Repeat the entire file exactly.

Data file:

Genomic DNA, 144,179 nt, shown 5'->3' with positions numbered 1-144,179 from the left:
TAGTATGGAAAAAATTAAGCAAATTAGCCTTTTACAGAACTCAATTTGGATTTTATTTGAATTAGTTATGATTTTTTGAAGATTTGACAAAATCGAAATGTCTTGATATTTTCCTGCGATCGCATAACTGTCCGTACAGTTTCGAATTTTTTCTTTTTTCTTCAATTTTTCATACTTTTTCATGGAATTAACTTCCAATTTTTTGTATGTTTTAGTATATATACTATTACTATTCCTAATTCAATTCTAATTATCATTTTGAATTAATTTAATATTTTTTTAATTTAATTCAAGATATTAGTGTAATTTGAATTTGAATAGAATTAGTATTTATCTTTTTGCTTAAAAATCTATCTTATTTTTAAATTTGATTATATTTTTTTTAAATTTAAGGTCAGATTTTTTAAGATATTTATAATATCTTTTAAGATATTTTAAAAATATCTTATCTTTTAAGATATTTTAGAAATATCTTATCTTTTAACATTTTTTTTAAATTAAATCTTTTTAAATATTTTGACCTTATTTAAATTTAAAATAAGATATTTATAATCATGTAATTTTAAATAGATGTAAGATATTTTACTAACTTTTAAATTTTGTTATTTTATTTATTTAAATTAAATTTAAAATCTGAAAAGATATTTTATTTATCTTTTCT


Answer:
Genomic DNA, 144,179 nt, shown 5'->3' with positions numbered 1-144,179 from the left:
TAGTATGGAAAAAATTAAGCAAATTAGCCTTTTACAGAACTCAATTTGGATTTTATTTGAATTAGTTATGATTTTTTGAAGATTTGACAAAATCGAAATGTCTTGATATTTTCCTGCGATCGCATAACTGTCCGTACAGTTTCGAATTTTTTCTTTTTTCTTCAATTTTTCATACTTTTTCATGGAATTAACTTCCAATTTTTTGTATGTTTTAGTATATATACTATTACTATTCCTAATTCAATTCTAATTATCATTTTGAATTAATTTAATATTTTTTTAATTTAATTCAAGATATTAGTGTAATTTGAATTTGAATAGAATTAGTATTTATCTTTTTGCTTAAAAATCTATCTTATTTTTAAATTTGATTATATTTTTTTTAAATTTAAGGTCAGATTTTTTAAGATATTTATAATATCTTTTAAGATATTTTAAAAATATCTTATCTTTTAAGATATTTTAGAAATATCTTATCTTTTAACATTTTTTTTAAATTAAATCTTTTTAAATATTTTGACCTTATTTAAATTTAAAATAAGATATTTATAATCATGTAATTTTAAATAGATGTAAGATATTTTACTAACTTTTAAATTTTGTTATTTTATTTATTTAAATTAAATTTAAAATCTGAAAAGATATTTTATTTATCTTTTCT